If you haven't gotten around to it, read playwright (Jeffrey)/screenwriter (Addams Family Values) Paul Rudnick's screamer in the July 20 issue of the New Yorker. "Fun With Nuns" is a memoir about Rudnick's ill-fated attempt to get his original version of Sister Act
to the screen -- a script that began in the late 1980s as an idea for a
Bette Midler vehicle. The story is a classic fable about relatively
high-minded ideals rung through the cesspool of commerce. But it's also
an equally familiar tale about a New Yorker (resident, not magazine)
getting thrown into an amiable shark tank of Hollywood executives --
here, the Disney Corporation, which would eventually transform
Rudnick's material into a hit for Whoopi Goldberg. (This was the time, Rudnick notes, when Disney's rigid corporate culture "justified the studio's nickname, Mousechwitz.")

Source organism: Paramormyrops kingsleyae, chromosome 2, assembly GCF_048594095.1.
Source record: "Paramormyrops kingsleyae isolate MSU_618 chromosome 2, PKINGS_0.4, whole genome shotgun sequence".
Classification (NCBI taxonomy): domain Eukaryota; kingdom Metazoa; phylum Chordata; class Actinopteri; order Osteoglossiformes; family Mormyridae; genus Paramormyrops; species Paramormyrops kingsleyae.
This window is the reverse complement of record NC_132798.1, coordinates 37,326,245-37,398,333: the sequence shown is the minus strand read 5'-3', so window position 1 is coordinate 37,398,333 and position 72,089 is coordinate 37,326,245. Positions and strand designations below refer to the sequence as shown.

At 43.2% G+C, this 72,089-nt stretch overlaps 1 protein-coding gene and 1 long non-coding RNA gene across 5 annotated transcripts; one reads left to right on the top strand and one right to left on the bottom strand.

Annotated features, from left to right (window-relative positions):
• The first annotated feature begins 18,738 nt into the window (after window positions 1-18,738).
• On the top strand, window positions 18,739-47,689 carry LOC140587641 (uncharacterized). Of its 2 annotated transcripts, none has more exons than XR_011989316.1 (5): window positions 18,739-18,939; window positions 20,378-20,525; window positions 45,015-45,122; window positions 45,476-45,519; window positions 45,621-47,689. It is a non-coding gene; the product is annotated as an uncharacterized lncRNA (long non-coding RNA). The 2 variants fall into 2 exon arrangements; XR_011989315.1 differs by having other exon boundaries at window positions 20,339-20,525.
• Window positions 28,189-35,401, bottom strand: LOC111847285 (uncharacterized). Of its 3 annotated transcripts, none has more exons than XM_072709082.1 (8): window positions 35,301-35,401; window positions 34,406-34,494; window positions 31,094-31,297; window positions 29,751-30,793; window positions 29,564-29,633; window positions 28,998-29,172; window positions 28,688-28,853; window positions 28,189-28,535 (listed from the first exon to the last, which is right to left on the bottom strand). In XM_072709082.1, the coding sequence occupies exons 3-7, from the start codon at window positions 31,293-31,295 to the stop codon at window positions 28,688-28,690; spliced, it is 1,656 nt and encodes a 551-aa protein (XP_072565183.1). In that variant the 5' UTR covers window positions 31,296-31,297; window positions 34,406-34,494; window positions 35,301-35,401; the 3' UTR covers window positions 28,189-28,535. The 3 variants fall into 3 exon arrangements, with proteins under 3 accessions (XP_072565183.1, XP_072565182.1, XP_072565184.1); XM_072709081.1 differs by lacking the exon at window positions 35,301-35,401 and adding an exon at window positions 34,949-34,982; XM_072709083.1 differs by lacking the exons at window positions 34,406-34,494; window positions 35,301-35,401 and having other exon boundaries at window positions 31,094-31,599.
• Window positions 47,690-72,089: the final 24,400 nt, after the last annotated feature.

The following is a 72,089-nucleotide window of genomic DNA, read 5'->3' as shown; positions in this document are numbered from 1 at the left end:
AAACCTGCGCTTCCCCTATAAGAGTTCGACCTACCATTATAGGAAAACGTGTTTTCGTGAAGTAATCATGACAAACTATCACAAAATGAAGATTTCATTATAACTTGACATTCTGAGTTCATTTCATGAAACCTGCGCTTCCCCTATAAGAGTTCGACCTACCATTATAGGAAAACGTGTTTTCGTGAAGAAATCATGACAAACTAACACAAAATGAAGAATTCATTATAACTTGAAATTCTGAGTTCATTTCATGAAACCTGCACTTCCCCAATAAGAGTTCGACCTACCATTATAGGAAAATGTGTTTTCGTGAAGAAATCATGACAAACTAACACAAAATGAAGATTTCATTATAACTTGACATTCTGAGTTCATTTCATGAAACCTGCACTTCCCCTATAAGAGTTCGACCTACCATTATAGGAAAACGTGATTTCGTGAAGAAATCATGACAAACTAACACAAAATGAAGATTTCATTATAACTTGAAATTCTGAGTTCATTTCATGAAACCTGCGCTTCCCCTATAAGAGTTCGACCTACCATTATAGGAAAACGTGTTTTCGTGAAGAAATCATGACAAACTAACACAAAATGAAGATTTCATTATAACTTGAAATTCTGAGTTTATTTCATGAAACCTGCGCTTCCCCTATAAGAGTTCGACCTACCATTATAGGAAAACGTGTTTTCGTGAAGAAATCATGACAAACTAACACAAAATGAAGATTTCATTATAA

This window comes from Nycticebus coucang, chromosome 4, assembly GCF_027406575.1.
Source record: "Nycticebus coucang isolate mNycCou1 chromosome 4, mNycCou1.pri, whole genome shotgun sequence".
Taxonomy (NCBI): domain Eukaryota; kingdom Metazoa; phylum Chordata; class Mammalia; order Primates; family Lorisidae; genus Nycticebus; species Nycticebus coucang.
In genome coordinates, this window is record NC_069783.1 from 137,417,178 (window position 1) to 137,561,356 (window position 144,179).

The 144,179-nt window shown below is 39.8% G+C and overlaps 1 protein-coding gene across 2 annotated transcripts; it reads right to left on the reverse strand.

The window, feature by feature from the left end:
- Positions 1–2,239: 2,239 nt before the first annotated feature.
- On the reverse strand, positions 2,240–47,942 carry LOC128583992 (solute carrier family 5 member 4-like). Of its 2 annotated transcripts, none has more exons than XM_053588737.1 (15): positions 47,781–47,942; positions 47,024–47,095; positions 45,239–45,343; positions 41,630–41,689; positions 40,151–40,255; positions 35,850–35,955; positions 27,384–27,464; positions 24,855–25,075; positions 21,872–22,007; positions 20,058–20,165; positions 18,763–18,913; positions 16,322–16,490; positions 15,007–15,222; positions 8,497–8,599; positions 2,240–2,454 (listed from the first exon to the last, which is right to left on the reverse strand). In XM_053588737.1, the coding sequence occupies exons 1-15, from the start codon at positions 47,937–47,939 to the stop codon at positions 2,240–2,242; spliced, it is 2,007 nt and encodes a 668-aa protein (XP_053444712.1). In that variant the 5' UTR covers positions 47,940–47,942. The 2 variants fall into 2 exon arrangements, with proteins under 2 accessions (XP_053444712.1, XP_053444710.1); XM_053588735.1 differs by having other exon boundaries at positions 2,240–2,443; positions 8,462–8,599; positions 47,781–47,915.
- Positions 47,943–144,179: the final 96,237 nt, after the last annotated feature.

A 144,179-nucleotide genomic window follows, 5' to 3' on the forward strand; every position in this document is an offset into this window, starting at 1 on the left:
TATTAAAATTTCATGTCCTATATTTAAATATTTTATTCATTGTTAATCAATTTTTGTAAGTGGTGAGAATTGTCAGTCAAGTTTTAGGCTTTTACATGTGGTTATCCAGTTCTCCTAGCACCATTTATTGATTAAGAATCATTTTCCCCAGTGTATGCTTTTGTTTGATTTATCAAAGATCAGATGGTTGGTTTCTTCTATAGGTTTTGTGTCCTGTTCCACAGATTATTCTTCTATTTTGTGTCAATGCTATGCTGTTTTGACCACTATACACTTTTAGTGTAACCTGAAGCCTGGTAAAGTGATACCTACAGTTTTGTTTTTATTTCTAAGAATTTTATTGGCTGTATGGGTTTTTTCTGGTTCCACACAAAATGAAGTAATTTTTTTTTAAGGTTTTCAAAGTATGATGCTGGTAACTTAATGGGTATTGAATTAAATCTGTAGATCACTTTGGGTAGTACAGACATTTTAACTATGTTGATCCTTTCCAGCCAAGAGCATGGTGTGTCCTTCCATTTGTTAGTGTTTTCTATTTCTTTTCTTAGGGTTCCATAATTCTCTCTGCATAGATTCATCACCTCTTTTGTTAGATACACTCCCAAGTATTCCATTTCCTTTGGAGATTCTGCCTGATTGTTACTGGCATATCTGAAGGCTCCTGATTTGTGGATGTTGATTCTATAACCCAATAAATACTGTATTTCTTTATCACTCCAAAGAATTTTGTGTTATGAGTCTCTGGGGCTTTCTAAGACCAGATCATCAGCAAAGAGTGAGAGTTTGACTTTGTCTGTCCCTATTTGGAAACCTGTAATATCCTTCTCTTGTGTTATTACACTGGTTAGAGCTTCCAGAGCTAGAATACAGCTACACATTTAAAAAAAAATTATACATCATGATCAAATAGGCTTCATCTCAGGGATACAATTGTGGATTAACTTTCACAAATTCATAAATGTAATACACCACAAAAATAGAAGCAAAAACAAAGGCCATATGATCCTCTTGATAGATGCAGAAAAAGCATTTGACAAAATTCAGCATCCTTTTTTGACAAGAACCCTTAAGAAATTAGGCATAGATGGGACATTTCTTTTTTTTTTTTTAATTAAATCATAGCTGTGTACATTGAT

absurd moment is set in Disney's Burbank corporate complex, as Rudnick
and the Armanis discuss monastic Catholicism:
"Glancing around, I realized that I was analyzing papal dogma with a roomful of Jews."
There are, however, a few moments that might seem a little too good to
be true after we've read Rudnick claim he could see "the valley" from
his suite at the Chateau Marmont on Sunset
Boulevard, or that he apparently took meetings in Team Disney's Seven
Dwarves Building at a time when it wasn't yet completed.
In last Sunday's New York Times, Jennifer Schuessler
used the occasion of memoirist Frank McCourt's death to examine the
literary arena of contemporary autobiography, and how the
details of some childhoods have become, improbably, more vivid and
dramatic when retold decades later. Happily, it's part of the charm of
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recollection that he seems to be telling both an artistic truth and a
more or less accurate account of his Hollywood ordeal -- we believe
"Fun With Nuns"
because it sounds honest, not because we wish it were true.